Let Them Go

Stacie Compton

Let Them Go

“What do you want to be when you grow up?” I asked my daughter as we drove through town.

“Well, maybe a doctor for animals or a teacher, or maybe a missionary” she answered.

“Oh, wow! Those all sound fun,” I replied nonchalantly. “Wait…a missionary? That would mean you would have to live far, far away from Daddy and me. Are you sure you want to do that?”

The truth of the matter was I wasn’t sure I wanted her to do that. Sure, I meant all the things I vowed when we stood before the church and committed ourselves to see her discipled and raised in the nurture and admonition of the Lord. However, in that dedication service, I’m not so sure we meant that.

The deeper reality is, we at IM find parents all too often want their children to serve the Lord whole-heartedly—just on their terms and near their homes. People around the world are dying and going into eternity without hearing of Jesus Christ. And, quite honestly, it’s our own fault. We have the answers they need. Yet, we often hold tightly to the reins of those gifted with the opportunity to go.

Never in my wildest dreams, when they laid my baby girl against my skin in the delivery room, did I imagine she might one day walk through airport security with the intention of boarding a plane to a far-away land to share the gospel. Our girls are only seven and 11, but this reality hit me right in the heart.

Mommas, hear me loud and clear: it’s our duty as parents to let them go.

The call is clear: “Go into all the world to preach the gospel.”

Each summer, hundreds of teenagers are given an opportunity to go. We must support them in this. Their Heavenly Father is calling. Our obedience matters as much as theirs. Will you let them go? Eternity is at stake. Your son or daughter might be the one who shares the life-changing message of Jesus’ love for the world.

Pray hard, hug them tight, and let them go.

 

Excerpted from an article by Stacie Compton in ONE Magazine. Use the link to read the full article. Learn more about ETEAM and other short-term opportunities or about career missions.

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120 Degrees in the Shade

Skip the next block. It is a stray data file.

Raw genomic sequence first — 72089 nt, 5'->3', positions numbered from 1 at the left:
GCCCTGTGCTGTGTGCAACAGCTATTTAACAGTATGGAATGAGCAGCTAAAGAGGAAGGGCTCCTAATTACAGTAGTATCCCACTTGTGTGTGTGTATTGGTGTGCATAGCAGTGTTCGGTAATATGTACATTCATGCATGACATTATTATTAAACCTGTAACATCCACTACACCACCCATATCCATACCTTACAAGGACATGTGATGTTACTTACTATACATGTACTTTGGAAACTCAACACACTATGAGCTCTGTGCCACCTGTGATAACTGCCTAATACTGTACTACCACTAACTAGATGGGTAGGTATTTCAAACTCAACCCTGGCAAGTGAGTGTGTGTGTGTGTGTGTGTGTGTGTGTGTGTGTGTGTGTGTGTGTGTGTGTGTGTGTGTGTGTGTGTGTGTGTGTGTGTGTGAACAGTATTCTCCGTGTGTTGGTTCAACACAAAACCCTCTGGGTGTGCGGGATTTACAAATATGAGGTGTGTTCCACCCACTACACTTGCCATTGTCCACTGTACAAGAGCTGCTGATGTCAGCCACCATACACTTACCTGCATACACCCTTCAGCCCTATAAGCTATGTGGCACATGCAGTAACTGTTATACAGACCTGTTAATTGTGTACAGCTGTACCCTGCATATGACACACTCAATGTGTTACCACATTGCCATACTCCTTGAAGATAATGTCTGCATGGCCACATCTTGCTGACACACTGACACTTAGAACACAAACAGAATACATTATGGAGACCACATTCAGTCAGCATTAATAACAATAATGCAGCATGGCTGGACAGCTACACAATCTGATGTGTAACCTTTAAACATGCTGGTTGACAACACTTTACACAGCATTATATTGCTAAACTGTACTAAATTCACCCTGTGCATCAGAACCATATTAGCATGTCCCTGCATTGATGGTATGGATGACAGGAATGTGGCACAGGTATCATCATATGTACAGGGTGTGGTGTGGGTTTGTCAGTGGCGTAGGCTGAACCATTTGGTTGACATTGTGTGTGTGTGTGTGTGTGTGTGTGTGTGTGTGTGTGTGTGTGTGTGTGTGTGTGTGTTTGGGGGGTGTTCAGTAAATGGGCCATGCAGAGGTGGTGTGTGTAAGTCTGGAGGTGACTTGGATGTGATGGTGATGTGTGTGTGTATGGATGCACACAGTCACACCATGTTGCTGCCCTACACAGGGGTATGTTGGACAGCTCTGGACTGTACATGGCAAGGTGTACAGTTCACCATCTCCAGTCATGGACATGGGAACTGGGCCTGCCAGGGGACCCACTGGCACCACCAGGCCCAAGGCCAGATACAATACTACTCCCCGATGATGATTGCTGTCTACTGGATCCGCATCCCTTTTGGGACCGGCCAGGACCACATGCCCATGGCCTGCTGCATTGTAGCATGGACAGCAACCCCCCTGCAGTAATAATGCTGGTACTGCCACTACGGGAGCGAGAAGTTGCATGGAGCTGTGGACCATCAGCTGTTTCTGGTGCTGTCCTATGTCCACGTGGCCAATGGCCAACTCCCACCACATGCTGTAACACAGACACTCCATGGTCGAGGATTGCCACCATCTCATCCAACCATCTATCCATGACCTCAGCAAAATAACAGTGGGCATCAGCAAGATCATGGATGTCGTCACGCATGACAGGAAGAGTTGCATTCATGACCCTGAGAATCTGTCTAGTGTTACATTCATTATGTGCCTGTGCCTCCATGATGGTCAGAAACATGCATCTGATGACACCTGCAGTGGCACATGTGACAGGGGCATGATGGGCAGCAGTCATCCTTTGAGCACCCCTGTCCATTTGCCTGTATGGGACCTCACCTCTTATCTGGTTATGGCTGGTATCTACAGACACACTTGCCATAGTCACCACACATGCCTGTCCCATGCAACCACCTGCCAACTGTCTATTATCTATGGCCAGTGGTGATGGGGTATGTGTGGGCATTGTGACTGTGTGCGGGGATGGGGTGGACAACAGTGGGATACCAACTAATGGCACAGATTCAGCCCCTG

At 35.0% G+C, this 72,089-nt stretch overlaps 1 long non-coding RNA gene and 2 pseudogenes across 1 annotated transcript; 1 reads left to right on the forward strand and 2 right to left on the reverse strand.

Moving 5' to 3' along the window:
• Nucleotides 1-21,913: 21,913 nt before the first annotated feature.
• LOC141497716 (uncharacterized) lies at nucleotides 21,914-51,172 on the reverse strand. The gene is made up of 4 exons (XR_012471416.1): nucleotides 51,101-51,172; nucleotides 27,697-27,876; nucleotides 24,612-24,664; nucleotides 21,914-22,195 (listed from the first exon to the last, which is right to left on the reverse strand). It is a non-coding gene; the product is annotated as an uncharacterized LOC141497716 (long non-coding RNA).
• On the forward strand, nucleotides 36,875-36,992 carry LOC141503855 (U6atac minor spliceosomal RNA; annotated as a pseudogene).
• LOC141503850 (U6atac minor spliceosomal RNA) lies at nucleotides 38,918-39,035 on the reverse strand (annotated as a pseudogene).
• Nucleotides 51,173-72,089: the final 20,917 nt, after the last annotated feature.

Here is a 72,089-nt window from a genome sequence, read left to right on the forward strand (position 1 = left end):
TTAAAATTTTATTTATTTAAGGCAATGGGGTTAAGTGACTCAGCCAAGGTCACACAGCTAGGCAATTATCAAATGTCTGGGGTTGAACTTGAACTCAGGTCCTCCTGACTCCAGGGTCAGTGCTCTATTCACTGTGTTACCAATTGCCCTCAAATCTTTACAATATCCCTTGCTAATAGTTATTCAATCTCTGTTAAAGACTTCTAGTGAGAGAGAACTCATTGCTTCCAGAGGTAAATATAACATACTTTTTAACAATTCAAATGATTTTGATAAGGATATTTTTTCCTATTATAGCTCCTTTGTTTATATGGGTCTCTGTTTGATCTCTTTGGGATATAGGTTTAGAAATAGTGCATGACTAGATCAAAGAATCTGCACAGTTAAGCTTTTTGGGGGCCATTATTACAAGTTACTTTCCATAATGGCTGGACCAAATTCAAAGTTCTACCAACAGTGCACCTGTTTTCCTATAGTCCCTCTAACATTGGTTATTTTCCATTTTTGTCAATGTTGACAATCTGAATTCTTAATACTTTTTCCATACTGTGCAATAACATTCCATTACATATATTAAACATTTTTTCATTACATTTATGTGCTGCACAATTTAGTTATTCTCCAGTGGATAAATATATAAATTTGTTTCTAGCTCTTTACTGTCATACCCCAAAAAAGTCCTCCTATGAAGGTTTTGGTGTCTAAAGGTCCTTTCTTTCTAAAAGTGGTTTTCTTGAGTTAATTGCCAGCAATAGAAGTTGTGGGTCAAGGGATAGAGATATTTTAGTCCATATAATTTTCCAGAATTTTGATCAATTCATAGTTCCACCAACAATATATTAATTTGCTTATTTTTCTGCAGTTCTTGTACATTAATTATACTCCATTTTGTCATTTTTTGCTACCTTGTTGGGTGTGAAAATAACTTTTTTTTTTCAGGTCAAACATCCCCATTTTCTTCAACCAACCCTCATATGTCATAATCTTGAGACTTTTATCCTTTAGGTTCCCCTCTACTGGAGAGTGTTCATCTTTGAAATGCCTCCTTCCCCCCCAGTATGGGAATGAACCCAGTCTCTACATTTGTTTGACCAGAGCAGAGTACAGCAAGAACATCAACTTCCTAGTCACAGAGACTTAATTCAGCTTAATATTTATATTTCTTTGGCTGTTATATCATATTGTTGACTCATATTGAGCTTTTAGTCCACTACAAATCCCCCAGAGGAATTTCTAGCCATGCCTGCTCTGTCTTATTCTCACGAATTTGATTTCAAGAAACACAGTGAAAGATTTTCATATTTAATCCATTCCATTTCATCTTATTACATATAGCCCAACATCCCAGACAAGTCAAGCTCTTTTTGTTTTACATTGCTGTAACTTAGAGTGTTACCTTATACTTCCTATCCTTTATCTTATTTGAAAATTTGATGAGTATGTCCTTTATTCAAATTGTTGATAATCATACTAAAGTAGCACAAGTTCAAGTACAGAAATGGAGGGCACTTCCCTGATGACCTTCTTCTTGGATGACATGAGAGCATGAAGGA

Clint Morgan

120 Degrees in the Shade

The elderly missionary to India was engaged in conversation with a young man desiring to be a missionary to India. The wise old man threw up a quick caution before the missionary candidate: “Young man, you need to know the temperature in India sometimes reaches 120 degrees in the shade.” The young man pondered a moment, then asked, “We don’t have to stay in the shade all the time…do we?”

This humorous story reveals two things. One, the older missionary was pretty certain the young man didn’t know about the raging temperatures of India. Two, the young missionary candidate thought he had a simple solution for a possible health challenge.

A quick lesson can be extracted from this entertaining exchange. One really doesn’t grasp some things about life on the mission field without living there.

However, just as the elderly statesman missionary gently enlightened the novice of what might be awaiting him, missionaries willingly share the challenges and opportunities from their fields of ministry with their constituency.  The issues may range from “120 degrees in the shade” to powerful witchcraft that enshrouds the people in constant fear. Regardless, they are real issues and missionaries want their supporters to be better informed so they can pray more effectively.

Next time you have an opportunity to talk with a missionary, ask this simple question: “What is the biggest cultural challenge you face in presenting the gospel on your field.”

Question: Should a missionary take weather into consideration when choosing a place to serve? Why or why not? 

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Is There a Cause?

Danny Williams

Is There a Cause?

The year was 1836. Inside the small, Spanish mission we know as the Alamo was a group of fewer than 200 men. For 12 days, they had been under siege by a 5,000-strong force of Mexican soldiers led by Dictator/General Santa Anna. According to legend, on the night before the Alamo would fall Lt. Colonel William Travis removed his sword from its sheath and drew a line in the sand. He challenged all who were willing to fight to the death to step across the line with him. Almost every man did, and almost every one of them died in the attack. They chose to die—for the cause of Texas independence, some out of loyalty for their leader. They believed the cause was worth the ultimate sacrifice.